• 17. Definitions • Internet Telephony: “In the beginning, Internet telephony simply meant the technology and techniques to let you make voice phone calls – local, long distance, and international – over the Internet using your PC…the definition of Internet telephony is broadening day by day to include all forms of media (voice, video, image), and all forms of messaging and all variations of speed from real-time to time-delayed.” • IP Telephony: (As defined by Microsoft) “IP Telephony is an emerging set of technologies that enables voice, data, and video collaboration over existing IP-based LANs, WANs and the Internet. Specifically, IP Telephony uses open IETF and ITU standards to move multimedia traffic over any network that uses IP (the Internet Protocol).” • Voice over IP (VoIP): “The technology used to transmit voice conversations over a data network using the Internet Protocol. Such data network may be the Internet or a corporate Intranet, or managed networks typically used by long and local service traditional providers and ISPs that use VoIP.” Source: Newton’s Telecom Dictionary, 18th edition Copyright 2004 AT&T 17
  • 18. VoIP: An information service that delivers voice communications and enables voice convergence with other data applications and devices. WHAT THE FUTURE HOLDS: • Presence (Instant Messenger, Follow me) • One Number / “Follow Me” Services • IP Call Centers • Universal Messaging • Virtual Meetings / Collaboration (like NetMeeting) • Real time language translation • IP Centrex • Multi-Point Videoconferencing • Desktop Multimedia • Push to Talk Cellular • Voice Chat Copyright 2004 AT&T 18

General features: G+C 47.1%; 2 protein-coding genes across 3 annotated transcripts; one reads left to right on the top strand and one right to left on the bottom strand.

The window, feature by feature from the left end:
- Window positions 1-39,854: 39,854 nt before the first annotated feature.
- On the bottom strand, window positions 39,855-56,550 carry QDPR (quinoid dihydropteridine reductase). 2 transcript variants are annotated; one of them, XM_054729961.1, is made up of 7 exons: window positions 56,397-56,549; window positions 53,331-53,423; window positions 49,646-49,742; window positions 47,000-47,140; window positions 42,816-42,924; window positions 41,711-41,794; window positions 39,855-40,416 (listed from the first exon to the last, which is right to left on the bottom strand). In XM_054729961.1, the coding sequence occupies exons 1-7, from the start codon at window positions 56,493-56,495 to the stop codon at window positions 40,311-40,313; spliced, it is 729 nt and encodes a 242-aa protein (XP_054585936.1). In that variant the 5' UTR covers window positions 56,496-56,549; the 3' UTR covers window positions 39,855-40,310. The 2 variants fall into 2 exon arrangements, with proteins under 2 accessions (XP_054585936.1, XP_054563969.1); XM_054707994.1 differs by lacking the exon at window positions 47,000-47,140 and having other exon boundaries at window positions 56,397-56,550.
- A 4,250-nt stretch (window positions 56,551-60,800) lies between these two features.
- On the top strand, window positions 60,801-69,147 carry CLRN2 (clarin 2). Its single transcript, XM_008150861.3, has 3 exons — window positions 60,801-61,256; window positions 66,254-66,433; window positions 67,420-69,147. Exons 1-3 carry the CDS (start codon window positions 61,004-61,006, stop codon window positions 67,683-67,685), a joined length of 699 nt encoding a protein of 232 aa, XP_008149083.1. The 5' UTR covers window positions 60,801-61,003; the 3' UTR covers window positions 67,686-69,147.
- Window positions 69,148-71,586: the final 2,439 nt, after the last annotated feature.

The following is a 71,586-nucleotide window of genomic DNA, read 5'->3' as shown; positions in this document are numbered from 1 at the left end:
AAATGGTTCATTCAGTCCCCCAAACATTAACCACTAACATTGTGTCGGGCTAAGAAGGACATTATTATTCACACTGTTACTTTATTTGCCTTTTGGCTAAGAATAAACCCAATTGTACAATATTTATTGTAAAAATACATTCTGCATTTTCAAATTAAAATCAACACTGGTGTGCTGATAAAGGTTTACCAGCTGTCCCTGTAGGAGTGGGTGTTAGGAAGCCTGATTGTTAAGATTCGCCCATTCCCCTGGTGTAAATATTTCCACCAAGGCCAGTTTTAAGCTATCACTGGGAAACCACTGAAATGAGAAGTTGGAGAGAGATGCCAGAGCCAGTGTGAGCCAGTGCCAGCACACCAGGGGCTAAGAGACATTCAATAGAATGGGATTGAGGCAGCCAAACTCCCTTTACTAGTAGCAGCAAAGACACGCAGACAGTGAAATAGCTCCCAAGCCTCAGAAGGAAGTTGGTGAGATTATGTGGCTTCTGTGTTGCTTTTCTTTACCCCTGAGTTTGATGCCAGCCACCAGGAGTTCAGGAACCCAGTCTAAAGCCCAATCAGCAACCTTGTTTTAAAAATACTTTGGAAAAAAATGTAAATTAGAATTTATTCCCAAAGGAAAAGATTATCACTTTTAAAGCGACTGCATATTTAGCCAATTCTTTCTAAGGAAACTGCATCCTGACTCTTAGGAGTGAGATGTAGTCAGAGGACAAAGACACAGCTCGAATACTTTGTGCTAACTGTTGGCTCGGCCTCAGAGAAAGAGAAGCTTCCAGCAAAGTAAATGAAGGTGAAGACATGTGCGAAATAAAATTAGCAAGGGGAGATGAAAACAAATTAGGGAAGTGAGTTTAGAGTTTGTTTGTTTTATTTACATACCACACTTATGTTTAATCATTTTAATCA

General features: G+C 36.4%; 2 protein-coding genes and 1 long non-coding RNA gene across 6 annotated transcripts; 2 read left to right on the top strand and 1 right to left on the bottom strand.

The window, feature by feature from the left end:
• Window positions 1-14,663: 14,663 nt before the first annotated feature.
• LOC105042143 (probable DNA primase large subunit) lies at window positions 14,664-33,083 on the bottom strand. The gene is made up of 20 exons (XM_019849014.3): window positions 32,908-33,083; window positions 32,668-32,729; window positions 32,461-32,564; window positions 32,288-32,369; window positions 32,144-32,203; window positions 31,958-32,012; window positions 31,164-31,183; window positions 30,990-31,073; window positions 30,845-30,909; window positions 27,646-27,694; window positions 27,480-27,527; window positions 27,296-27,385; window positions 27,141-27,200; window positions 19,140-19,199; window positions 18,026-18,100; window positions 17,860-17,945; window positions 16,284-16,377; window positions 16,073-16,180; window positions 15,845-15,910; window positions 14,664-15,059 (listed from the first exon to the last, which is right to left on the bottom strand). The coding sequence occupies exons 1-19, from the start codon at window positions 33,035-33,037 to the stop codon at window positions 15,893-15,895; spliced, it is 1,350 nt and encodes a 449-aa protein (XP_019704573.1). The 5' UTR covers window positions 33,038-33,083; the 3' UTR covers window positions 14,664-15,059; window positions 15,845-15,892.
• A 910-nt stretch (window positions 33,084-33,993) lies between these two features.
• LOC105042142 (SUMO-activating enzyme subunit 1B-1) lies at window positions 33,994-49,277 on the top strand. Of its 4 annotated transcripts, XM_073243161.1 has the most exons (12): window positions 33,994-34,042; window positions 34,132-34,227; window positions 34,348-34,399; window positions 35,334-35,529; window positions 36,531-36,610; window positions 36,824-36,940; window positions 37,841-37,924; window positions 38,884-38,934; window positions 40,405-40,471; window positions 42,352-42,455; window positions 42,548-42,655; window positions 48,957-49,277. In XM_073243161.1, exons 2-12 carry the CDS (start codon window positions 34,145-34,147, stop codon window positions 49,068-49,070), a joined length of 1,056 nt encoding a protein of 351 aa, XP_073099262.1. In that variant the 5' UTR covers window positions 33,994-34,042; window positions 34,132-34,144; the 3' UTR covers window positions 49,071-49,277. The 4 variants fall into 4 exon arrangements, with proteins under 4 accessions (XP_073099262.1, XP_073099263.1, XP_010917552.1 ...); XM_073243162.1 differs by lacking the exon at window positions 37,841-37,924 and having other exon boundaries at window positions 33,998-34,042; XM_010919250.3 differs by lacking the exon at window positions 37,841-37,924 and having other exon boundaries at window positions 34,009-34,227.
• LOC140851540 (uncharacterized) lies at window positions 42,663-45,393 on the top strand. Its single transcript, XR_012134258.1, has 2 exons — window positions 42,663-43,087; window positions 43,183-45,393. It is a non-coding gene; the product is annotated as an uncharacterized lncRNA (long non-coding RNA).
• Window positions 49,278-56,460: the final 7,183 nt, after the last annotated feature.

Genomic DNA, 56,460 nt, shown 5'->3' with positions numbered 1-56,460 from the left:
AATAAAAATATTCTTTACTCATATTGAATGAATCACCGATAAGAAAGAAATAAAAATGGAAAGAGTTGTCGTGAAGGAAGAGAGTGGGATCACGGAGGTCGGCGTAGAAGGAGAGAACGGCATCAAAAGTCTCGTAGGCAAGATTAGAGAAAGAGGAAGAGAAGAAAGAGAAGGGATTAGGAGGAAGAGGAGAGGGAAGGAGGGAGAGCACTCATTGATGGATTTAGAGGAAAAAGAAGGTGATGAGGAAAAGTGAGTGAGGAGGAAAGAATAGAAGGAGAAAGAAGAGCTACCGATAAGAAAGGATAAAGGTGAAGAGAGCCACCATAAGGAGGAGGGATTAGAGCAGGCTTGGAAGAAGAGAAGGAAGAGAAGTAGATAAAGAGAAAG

• 19. The Evolution of Residential VoIP Computer 2004 WWW Broad- Broad- Telephone band band VoIP DSL or Cable PSTN Gateway Modem Computer Broad- Broad- WWW band band DSL or Cable Modem Telephone Phone PSTN Line Telephone WWW Phone Line PSTN Computer 14.4 – 56k Modem Telephone Phone PSTN 1992 Line Copyright AT&TAT&T Copyright 2004 2003 19
  • 20. Snapshot: U.S. Domestic VOIP Market Just Beginning Subs (M) Domstic IP Adoption 2004 Snapshot 2004 Snapshot 10.0 U.S. POTS Lines ~ 100M 2nd line penetration is 18% 8.0 Goldman Sachs Only 25M homes have a high In-Stat/MDR speed internet connection 6.0 Morgan Stanley 40 M households don’t have a 4.0 PC Traditional phone service has 2.0 168 M lines; wireless 170 M numbers 0.0 2003 2004 2005 2006 2007 2008 # of Domestic VOIP players still emerging Cable: Cablevision, Cox, Time Warner Domestic IP Telephony Subscribers (in millions) ISP: Earthlink, Yahoo BB LEC/IXC: Qwest, AT&T Virtual: Vonage, Voiceglo, Voicepulse, 2003 2004 2005 2006 2007 2008 !connecthere, Packet8 Goldman Sachs 0.1 0.9 2.2 3.8 5.7 7.7 PC: Net2Phone, Free World Dialup Morgan Stanley 0.1 0.8 1.4 1.9 2.1 2.5 In-Stat/MDR * 1.3 1.7 2.2 3.2 5.2 7.2 * includes PC-to-Phone Copyright 2004 AT&T 20